pomegranate sumac shish kebab

shish kebab

It's a long weekend and everyone with a grill will be grilling. Burgers and hotdogs are all well and good, but if you're looking for something a little punchier, with a lot more color, you're going to want to try this recipe. Chunks of lamb are marinated in pomegranate molasses, and then glazed with more pomegranate molasses as they cook. The tangy caramelized sugars make this lamb completely irresistible. As if that wasn't enough, the veggie skewers are marinated in za'atar and sumac, and they blister, char, and soften to perfection on the grill. This shish kebab is fabulous for entertaining because the whole thing can be prepared ahead, left to marinate in the refrigerator, and once they go on the grill, they're done in a flash.

leg of lamb
red onion, tomato, bell pepper
red onion, tomato, bell pepper shish kebab
leg of lamb shish kebab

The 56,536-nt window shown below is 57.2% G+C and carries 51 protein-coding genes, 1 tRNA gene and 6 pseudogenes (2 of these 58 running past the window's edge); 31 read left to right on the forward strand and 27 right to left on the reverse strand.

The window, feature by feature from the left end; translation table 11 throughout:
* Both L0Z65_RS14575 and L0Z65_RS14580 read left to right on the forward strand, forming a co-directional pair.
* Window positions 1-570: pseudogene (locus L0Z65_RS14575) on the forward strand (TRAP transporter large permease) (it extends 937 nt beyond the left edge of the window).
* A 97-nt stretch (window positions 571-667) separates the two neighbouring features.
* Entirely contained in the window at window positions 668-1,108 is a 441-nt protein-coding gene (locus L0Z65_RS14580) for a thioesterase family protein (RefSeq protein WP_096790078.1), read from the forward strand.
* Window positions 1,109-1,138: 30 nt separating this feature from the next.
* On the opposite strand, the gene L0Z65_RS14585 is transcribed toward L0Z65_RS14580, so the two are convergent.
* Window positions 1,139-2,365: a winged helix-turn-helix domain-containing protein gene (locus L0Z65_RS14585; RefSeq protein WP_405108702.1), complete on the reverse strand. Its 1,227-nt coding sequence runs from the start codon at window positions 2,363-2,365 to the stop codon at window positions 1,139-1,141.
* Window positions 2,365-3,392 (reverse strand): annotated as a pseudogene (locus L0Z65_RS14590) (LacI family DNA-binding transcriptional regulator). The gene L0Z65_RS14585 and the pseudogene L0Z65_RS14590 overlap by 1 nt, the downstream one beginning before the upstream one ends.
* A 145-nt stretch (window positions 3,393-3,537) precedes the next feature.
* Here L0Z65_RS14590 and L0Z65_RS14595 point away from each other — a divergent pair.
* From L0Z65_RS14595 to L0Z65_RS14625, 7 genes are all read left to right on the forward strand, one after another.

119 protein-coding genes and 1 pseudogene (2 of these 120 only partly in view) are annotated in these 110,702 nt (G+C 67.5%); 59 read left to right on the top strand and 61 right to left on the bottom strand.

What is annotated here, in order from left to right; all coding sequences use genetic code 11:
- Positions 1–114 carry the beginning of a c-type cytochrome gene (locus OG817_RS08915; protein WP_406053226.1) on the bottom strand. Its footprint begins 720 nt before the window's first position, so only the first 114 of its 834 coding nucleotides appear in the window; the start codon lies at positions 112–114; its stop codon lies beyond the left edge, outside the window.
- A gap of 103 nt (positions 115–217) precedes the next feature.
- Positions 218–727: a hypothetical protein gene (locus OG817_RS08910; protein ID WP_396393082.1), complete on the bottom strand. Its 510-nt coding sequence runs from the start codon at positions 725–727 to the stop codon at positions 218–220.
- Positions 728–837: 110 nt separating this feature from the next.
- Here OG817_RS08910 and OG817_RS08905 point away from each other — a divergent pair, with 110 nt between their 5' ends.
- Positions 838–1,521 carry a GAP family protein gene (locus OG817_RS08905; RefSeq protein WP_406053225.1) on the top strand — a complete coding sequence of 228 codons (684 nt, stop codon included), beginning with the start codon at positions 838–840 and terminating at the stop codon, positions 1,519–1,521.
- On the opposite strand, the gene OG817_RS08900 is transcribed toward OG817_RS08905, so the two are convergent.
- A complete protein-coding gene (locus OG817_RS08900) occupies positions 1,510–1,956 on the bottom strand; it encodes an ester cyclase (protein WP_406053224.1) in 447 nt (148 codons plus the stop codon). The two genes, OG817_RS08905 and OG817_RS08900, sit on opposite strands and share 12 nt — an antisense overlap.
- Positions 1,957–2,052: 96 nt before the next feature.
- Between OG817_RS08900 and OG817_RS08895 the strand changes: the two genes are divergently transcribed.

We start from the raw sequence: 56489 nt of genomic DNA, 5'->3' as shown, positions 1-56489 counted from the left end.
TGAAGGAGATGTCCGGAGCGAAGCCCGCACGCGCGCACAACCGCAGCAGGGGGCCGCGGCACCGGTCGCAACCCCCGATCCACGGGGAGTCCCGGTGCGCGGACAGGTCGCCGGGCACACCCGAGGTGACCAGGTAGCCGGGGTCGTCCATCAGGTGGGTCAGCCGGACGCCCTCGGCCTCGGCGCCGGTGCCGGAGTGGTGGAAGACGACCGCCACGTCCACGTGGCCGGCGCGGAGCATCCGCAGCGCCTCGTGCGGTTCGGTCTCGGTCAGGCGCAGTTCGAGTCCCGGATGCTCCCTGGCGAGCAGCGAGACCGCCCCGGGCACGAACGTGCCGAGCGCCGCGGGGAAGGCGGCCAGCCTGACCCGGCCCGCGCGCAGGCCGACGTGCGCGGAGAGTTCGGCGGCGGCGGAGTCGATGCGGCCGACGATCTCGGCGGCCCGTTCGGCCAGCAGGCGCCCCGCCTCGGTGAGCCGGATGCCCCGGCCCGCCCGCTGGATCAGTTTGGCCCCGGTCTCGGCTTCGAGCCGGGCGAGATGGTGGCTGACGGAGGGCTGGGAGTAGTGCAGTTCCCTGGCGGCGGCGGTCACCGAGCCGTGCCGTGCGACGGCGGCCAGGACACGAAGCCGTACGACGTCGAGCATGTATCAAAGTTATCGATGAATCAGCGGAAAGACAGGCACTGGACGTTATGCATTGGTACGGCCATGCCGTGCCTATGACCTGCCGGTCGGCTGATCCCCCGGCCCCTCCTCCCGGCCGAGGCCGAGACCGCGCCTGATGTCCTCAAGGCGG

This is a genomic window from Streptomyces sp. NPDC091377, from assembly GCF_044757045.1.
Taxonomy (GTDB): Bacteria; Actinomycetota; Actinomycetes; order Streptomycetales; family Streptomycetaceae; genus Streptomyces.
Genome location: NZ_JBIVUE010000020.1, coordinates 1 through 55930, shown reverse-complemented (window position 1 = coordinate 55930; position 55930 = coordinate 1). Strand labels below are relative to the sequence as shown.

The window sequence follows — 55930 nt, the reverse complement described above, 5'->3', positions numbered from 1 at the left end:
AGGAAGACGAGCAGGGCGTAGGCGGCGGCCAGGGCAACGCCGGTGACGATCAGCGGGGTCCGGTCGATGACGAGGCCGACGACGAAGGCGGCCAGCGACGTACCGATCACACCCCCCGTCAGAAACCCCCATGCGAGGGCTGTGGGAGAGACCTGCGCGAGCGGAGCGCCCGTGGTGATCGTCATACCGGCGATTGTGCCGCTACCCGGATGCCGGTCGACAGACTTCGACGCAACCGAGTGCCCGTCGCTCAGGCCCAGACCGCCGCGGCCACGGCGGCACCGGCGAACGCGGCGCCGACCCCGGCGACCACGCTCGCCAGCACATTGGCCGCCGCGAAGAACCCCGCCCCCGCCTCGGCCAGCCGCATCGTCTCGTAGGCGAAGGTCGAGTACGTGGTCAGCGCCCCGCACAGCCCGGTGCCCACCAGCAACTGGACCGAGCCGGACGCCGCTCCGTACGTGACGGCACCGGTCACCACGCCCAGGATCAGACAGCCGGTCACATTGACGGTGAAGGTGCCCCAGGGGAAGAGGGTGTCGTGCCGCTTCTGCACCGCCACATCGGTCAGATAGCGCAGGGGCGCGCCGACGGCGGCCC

There's no magical reason why this recipe calls for tomato, onion, and bell pepper. It's the veggie mix my family always makes, it's always easy to find, and it goes great with grilled meats. The sumac flavor adds just the right zest to the mellow flavor of the charred and blistered veggies. But feel free to experiment with skewering other produce for grilling. Mushrooms, zucchini, eggplant, radicchio, asparagus, or even stone fruit like peaches, all work great here. It doesn't matter what color cherry tomatoes, onions, or bell peppers you find—a more colorful variety will give this dish a brighter presentation, but red tomatoes with red bell pepper and red onions look chic in their own monochromatic way.